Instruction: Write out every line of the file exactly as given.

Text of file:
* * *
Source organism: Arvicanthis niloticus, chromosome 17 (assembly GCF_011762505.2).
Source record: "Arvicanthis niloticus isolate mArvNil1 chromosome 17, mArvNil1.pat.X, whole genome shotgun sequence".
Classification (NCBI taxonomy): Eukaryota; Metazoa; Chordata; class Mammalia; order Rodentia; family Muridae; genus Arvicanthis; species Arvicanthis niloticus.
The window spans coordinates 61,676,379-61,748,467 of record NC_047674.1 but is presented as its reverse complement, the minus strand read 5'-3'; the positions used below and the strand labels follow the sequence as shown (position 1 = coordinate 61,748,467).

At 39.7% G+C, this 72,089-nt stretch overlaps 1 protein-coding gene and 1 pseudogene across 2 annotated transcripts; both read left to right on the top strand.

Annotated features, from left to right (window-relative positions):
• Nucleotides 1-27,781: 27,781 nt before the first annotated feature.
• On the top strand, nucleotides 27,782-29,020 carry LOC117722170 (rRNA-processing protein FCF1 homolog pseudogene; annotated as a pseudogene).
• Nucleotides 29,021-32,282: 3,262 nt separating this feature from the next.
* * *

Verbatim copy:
Source organism: Arvicanthis niloticus, chromosome 17 (assembly GCF_011762505.2).
Source record: "Arvicanthis niloticus isolate mArvNil1 chromosome 17, mArvNil1.pat.X, whole genome shotgun sequence".
Classification (NCBI taxonomy): Eukaryota; Metazoa; Chordata; class Mammalia; order Rodentia; family Muridae; genus Arvicanthis; species Arvicanthis niloticus.
The window spans coordinates 61,676,379-61,748,467 of record NC_047674.1 but is presented as its reverse complement, the minus strand read 5'-3'; the positions used below and the strand labels follow the sequence as shown (position 1 = coordinate 61,748,467).

At 39.7% G+C, this 72,089-nt stretch overlaps 1 protein-coding gene and 1 pseudogene across 2 annotated transcripts; both read left to right on the top strand.

Annotated features, from left to right (window-relative positions):
• Nucleotides 1-27,781: 27,781 nt before the first annotated feature.
• On the top strand, nucleotides 27,782-29,020 carry LOC117722170 (rRNA-processing protein FCF1 homolog pseudogene; annotated as a pseudogene).
• Nucleotides 29,021-32,282: 3,262 nt separating this feature from the next.